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C++ Compilers?

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Hi, a quick question. I dont use C++ to program stuff, but the things I need (libraries etc) are often just C++ source files, which I cant use. I was wondering if there are any free C++ compilers that could easily do the job for me so that I can compile DLL's and static libs and stuff. Im aware of DevC++ - is it any good? Are there any more good ones? Cheers :)

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Both DevC++ and MinGW Studio use the same compiler (MinGW, the Win32 port of gcc), the only thing that really differs is the IDE (and perhaps some of the extra libraries that come with it). DevC++ comes with a package manager which allows you to download additional stuff for the IDE/compiler, such as a DirectX port to MinGW.

If you just want to compile some C++ code, you could use the VisualC++ Toolkit 2003, which IMHO is a better compiler than MinGW.

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Since you mention DLLs, I'll presume you're targetting windows with a language (family) like .Net.

In this case, most of the code you want to compile will probably be targetted at MSVC. You can freely download a toolkit from MS that has only the compilers (no IDE or windows libraries) and then download the platform SDK to get the windows libraries.

You'd have to use the command line to compile, but I think you'll be able to compile the stuff you want to without having to modify the source at all. Last I checked, neither MinGW nor GCC was very compatable with MSVC (because VC code generally uses TONs of MS specific features).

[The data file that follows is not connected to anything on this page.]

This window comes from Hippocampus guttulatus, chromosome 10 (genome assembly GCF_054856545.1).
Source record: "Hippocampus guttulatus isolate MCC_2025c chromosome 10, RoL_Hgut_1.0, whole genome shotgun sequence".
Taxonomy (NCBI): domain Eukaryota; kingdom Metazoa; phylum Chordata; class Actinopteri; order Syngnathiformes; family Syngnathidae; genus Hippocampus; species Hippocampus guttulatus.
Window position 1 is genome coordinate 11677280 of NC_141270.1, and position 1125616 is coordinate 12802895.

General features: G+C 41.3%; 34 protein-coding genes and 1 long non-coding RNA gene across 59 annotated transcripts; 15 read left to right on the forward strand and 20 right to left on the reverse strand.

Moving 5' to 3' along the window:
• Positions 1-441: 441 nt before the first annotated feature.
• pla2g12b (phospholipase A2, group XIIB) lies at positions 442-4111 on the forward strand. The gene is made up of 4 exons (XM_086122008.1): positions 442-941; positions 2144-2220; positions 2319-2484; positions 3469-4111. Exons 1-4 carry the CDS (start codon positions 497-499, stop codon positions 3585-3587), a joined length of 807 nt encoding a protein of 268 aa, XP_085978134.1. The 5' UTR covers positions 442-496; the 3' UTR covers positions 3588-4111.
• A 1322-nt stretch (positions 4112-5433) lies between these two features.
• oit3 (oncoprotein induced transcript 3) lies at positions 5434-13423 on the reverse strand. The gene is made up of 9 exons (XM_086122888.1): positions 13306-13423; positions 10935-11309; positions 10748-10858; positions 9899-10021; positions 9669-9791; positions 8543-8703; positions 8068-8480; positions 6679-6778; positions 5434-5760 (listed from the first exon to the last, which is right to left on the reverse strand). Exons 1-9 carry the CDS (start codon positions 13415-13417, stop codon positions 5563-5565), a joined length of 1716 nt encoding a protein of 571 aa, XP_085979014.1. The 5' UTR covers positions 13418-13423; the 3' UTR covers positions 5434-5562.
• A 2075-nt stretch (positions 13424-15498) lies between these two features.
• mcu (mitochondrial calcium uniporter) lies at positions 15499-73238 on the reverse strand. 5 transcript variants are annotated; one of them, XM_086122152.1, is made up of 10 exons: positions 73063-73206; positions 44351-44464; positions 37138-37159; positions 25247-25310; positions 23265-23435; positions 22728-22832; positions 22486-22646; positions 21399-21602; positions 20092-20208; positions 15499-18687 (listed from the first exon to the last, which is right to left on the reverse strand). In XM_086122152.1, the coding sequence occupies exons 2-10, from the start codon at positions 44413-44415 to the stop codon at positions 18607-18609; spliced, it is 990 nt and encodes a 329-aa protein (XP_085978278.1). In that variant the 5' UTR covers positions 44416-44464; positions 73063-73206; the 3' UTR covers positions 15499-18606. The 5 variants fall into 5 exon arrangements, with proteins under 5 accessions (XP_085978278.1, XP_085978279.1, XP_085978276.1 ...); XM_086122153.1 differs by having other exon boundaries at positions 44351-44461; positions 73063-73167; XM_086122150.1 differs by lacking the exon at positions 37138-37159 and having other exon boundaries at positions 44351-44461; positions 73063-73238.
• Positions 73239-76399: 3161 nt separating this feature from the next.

[Edited by - Extrarius on October 1, 2004 10:38:12 AM]

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Quote:
Original post by petewood
at the moment microsoft are beta testing visual studio express which gives you the compilers as well as the ide.
And despite the beta label they are absolutely stable and kick some serious ass.

Dev-C++/Mingw Studio are not even in the same league as Visual Studio in every area - and I say that as a longtime Dev-C++ user. Even little things like multi-project workspaces, working intellisense, and a working visual debugger make life so much easier - and that's just for C++; not to mention the stuff in C#/.Net 2.0.

I still use Dev-C++ to ensure that my code will compile with gcc, but the vast majority of my work is now done with the Visual Studio betas, and I can't imagine going back - but maybe sideways to Eclipse when the CDTs are finished. :)

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